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Yuan Zhu, Krisztina Valter, Jonathan Stone; Environmental Damage to the Retina and Preconditioning: Contrasting Effects of Light and Hyperoxic Stress. Invest. Ophthalmol. Vis. Sci. 2010;51(9):4821-4830. doi: 10.1167/iovs.09-5050.
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Environmental stress (bright light, hypoxia) can “condition” retinal photoreceptors, increasing their resistance to subsequent stress. The present study tests whether another photoreceptor-lethal stress, hyperoxia, can induce similar resistance.
Vulnerability to hyperoxia was tested in young adult C57BL/6J mice exposed to 1000 lux cyclic light for 1 week or to 50% O2 for 1 week and then to 75% O2 for 2 weeks. Vulnerability to light was tested in Balb/cJ mice exposed to 300 lux cyclic light for 2 days or to 75% O2 for 2 weeks and then to 1000 lux cyclic light for 1 week. Retinas were analyzed for photoreceptor death, levels of stress-related proteins (GFAP, FGF-2, MnSOD, acrolein), and the regulation of candidate neuroprotective genes (HSP70.1, Ledgf, FGF-13, Timp2).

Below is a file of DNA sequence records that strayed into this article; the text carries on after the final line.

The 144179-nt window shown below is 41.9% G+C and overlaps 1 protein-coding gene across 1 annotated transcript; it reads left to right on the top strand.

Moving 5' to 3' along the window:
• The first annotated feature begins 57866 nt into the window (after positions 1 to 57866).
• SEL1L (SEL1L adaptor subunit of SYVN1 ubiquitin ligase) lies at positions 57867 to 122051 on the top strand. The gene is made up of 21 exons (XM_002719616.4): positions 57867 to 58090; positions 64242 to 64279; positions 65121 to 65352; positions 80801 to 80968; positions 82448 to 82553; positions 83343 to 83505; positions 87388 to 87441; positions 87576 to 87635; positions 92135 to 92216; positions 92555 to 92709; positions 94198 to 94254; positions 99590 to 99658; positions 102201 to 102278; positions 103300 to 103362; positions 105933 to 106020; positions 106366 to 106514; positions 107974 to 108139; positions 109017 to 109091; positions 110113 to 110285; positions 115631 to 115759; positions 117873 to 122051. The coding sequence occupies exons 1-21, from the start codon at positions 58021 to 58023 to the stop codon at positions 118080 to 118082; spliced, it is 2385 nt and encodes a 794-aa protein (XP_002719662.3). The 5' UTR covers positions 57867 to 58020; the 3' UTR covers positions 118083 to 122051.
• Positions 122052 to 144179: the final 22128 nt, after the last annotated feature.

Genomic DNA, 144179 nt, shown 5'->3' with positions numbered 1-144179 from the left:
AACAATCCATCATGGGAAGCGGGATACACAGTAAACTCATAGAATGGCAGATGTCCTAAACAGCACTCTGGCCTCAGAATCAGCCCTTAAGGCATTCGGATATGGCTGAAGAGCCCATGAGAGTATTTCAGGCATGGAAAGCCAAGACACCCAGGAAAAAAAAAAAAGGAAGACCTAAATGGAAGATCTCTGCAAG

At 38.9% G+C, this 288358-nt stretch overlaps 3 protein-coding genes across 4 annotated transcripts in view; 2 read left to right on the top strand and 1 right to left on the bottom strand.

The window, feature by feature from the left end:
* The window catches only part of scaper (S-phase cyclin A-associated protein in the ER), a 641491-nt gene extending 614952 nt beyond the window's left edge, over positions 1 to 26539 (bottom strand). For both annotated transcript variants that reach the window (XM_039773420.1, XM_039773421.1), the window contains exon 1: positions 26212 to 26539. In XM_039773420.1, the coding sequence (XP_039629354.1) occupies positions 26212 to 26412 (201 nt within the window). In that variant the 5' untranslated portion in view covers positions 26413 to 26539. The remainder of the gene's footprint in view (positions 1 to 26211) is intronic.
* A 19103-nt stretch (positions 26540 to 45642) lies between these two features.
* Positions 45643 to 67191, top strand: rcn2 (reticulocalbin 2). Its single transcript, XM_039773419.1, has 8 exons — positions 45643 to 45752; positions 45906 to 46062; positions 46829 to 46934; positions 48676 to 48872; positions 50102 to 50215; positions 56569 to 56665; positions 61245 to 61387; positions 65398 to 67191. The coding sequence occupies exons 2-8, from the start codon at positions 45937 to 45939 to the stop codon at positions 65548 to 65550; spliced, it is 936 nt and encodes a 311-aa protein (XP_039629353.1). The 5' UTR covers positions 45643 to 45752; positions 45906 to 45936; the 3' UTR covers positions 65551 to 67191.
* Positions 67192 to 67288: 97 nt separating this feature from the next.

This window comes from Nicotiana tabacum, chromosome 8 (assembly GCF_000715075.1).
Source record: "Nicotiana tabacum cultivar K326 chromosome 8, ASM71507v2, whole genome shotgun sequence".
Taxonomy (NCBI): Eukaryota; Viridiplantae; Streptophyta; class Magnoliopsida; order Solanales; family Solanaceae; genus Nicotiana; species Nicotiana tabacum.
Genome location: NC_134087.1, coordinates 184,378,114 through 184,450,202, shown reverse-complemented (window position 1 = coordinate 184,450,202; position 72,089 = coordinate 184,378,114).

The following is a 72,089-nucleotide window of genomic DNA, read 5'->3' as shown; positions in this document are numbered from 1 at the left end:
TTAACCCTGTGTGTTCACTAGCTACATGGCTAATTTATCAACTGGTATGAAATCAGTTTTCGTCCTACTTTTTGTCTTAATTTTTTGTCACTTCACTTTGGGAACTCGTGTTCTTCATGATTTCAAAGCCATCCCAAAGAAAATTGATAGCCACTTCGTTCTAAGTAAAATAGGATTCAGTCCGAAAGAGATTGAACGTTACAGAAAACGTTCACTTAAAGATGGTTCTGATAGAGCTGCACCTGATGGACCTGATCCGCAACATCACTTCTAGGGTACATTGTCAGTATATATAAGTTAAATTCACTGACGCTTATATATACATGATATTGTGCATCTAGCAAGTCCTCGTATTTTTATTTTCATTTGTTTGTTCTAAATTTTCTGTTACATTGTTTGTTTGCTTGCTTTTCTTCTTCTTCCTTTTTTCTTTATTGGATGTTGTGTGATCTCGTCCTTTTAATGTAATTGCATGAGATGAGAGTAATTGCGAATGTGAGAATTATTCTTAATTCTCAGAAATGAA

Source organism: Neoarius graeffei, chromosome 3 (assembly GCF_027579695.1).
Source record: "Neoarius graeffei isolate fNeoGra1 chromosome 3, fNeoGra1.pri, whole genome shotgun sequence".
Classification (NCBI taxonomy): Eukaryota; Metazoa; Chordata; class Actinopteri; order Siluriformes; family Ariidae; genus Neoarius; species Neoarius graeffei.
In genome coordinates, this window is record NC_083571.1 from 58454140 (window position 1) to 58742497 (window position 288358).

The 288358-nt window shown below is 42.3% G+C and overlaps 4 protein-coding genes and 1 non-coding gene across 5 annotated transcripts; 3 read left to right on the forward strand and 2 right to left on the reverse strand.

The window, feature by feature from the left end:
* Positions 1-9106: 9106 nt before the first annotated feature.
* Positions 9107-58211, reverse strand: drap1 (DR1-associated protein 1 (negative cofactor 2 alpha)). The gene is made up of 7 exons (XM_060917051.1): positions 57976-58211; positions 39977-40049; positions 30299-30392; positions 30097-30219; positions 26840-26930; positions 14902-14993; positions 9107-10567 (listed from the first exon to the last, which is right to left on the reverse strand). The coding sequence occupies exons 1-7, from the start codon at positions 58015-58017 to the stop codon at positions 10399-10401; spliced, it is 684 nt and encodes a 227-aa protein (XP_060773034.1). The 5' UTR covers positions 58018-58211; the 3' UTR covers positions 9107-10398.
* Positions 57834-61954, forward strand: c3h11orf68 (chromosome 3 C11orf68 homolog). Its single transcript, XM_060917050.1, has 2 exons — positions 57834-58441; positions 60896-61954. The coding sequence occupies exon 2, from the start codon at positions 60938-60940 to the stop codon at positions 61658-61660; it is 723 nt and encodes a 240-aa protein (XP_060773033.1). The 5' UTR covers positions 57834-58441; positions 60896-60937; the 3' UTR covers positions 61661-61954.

Light preconditioning did not cause measurable death of photoreceptors but reduced photoreceptor death induced by subsequent hyperoxic or light stress, reduced levels of stress-related proteins, and maintained the length and organization of photoreceptor outer segments. Hyperoxic preconditioning caused measurable cell death but provided no protection against subsequent hyperoxic or light stress. Of the four candidate neuroprotective proteins examined, the regulation of only one (Timp2) seemed associated with the neuroprotection observed.
Light preconditioning, causing only minimal damage to photoreceptors, induced protection against subsequent stress from both hyperoxia and light. By contrast, hyperoxic preconditioning caused measurable photoreceptor damage but induced no protection against light or hyperoxia. These data suggest a separation between stress-induced damage to photoreceptors and the upregulation of protective mechanisms, encouraging the search for ways to protect the retina without damaging it.
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